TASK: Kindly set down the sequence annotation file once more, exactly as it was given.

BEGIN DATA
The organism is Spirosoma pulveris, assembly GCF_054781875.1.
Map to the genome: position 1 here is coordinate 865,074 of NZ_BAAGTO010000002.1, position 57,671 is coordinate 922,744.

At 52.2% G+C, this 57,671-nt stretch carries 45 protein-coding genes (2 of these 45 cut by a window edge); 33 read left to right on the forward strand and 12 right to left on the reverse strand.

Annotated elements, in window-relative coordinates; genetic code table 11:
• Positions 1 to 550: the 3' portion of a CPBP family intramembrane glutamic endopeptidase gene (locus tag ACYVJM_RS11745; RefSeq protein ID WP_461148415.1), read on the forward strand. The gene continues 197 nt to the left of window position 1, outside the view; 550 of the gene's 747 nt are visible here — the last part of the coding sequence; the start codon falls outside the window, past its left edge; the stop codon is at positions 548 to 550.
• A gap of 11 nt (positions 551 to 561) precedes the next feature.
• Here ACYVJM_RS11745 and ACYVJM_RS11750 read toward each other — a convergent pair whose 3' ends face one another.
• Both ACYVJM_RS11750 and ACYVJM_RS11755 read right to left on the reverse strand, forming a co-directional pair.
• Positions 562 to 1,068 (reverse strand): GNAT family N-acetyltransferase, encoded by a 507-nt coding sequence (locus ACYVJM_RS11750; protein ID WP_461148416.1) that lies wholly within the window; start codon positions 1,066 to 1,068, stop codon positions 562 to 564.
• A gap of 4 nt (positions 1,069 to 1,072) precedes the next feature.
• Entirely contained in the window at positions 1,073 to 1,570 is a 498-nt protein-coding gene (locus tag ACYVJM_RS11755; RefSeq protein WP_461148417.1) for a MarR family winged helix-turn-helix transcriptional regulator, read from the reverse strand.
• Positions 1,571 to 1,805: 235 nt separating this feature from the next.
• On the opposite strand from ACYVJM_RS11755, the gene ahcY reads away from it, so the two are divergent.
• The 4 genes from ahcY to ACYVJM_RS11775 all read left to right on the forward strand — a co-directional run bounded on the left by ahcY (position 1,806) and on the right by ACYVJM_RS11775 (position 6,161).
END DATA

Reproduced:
The organism is Spirosoma pulveris, assembly GCF_054781875.1.
Map to the genome: position 1 here is coordinate 865,074 of NZ_BAAGTO010000002.1, position 57,671 is coordinate 922,744.

At 52.2% G+C, this 57,671-nt stretch carries 45 protein-coding genes (2 of these 45 cut by a window edge); 33 read left to right on the forward strand and 12 right to left on the reverse strand.

Annotated elements, in window-relative coordinates; genetic code table 11:
• Positions 1 to 550: the 3' portion of a CPBP family intramembrane glutamic endopeptidase gene (locus tag ACYVJM_RS11745; RefSeq protein ID WP_461148415.1), read on the forward strand. The gene continues 197 nt to the left of window position 1, outside the view; 550 of the gene's 747 nt are visible here — the last part of the coding sequence; the start codon falls outside the window, past its left edge; the stop codon is at positions 548 to 550.
• A gap of 11 nt (positions 551 to 561) precedes the next feature.
• Here ACYVJM_RS11745 and ACYVJM_RS11750 read toward each other — a convergent pair whose 3' ends face one another.
• Both ACYVJM_RS11750 and ACYVJM_RS11755 read right to left on the reverse strand, forming a co-directional pair.
• Positions 562 to 1,068 (reverse strand): GNAT family N-acetyltransferase, encoded by a 507-nt coding sequence (locus ACYVJM_RS11750; protein ID WP_461148416.1) that lies wholly within the window; start codon positions 1,066 to 1,068, stop codon positions 562 to 564.
• A gap of 4 nt (positions 1,069 to 1,072) precedes the next feature.
• Entirely contained in the window at positions 1,073 to 1,570 is a 498-nt protein-coding gene (locus tag ACYVJM_RS11755; RefSeq protein WP_461148417.1) for a MarR family winged helix-turn-helix transcriptional regulator, read from the reverse strand.
• Positions 1,571 to 1,805: 235 nt separating this feature from the next.
• On the opposite strand from ACYVJM_RS11755, the gene ahcY reads away from it, so the two are divergent.
• The 4 genes from ahcY to ACYVJM_RS11775 all read left to right on the forward strand — a co-directional run bounded on the left by ahcY (position 1,806) and on the right by ACYVJM_RS11775 (position 6,161).